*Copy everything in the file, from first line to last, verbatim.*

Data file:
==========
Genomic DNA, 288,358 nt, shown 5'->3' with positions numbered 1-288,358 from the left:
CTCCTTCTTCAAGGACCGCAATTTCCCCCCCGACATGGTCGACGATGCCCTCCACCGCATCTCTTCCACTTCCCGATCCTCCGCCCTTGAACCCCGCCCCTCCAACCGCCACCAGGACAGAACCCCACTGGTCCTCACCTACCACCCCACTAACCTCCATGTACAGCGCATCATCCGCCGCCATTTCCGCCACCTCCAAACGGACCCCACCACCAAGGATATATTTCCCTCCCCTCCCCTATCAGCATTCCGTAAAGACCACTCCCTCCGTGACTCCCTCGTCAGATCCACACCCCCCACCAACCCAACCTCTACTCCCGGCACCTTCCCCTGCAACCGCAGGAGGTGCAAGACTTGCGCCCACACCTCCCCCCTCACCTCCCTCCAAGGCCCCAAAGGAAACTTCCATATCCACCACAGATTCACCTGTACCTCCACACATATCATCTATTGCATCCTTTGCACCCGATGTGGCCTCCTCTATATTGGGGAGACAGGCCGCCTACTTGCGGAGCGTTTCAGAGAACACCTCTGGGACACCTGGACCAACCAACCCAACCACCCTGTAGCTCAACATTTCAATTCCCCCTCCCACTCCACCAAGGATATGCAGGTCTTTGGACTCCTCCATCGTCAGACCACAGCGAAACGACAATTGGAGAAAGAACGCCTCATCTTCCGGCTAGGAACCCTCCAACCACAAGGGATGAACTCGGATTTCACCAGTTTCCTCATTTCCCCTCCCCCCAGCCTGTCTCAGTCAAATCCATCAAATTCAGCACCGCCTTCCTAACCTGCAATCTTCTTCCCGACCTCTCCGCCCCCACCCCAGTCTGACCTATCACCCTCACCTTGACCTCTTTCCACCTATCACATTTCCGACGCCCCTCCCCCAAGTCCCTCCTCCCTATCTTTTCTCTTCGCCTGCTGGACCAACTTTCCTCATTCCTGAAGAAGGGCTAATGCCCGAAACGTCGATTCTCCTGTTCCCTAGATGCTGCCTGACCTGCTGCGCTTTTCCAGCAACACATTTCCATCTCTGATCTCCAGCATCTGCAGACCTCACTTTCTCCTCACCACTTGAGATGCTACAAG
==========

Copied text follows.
Genomic DNA, 288,358 nt, shown 5'->3' with positions numbered 1-288,358 from the left:
CTCCTTCTTCAAGGACCGCAATTTCCCCCCCGACATGGTCGACGATGCCCTCCACCGCATCTCTTCCACTTCCCGATCCTCCGCCCTTGAACCCCGCCCCTCCAACCGCCACCAGGACAGAACCCCACTGGTCCTCACCTACCACCCCACTAACCTCCATGTACAGCGCATCATCCGCCGCCATTTCCGCCACCTCCAAACGGACCCCACCACCAAGGATATATTTCCCTCCCCTCCCCTATCAGCATTCCGTAAAGACCACTCCCTCCGTGACTCCCTCGTCAGATCCACACCCCCCACCAACCCAACCTCTACTCCCGGCACCTTCCCCTGCAACCGCAGGAGGTGCAAGACTTGCGCCCACACCTCCCCCCTCACCTCCCTCCAAGGCCCCAAAGGAAACTTCCATATCCACCACAGATTCACCTGTACCTCCACACATATCATCTATTGCATCCTTTGCACCCGATGTGGCCTCCTCTATATTGGGGAGACAGGCCGCCTACTTGCGGAGCGTTTCAGAGAACACCTCTGGGACACCTGGACCAACCAACCCAACCACCCTGTAGCTCAACATTTCAATTCCCCCTCCCACTCCACCAAGGATATGCAGGTCTTTGGACTCCTCCATCGTCAGACCACAGCGAAACGACAATTGGAGAAAGAACGCCTCATCTTCCGGCTAGGAACCCTCCAACCACAAGGGATGAACTCGGATTTCACCAGTTTCCTCATTTCCCCTCCCCCCAGCCTGTCTCAGTCAAATCCATCAAATTCAGCACCGCCTTCCTAACCTGCAATCTTCTTCCCGACCTCTCCGCCCCCACCCCAGTCTGACCTATCACCCTCACCTTGACCTCTTTCCACCTATCACATTTCCGACGCCCCTCCCCCAAGTCCCTCCTCCCTATCTTTTCTCTTCGCCTGCTGGACCAACTTTCCTCATTCCTGAAGAAGGGCTAATGCCCGAAACGTCGATTCTCCTGTTCCCTAGATGCTGCCTGACCTGCTGCGCTTTTCCAGCAACACATTTCCATCTCTGATCTCCAGCATCTGCAGACCTCACTTTCTCCTCACCACTTGAGATGCTACAAG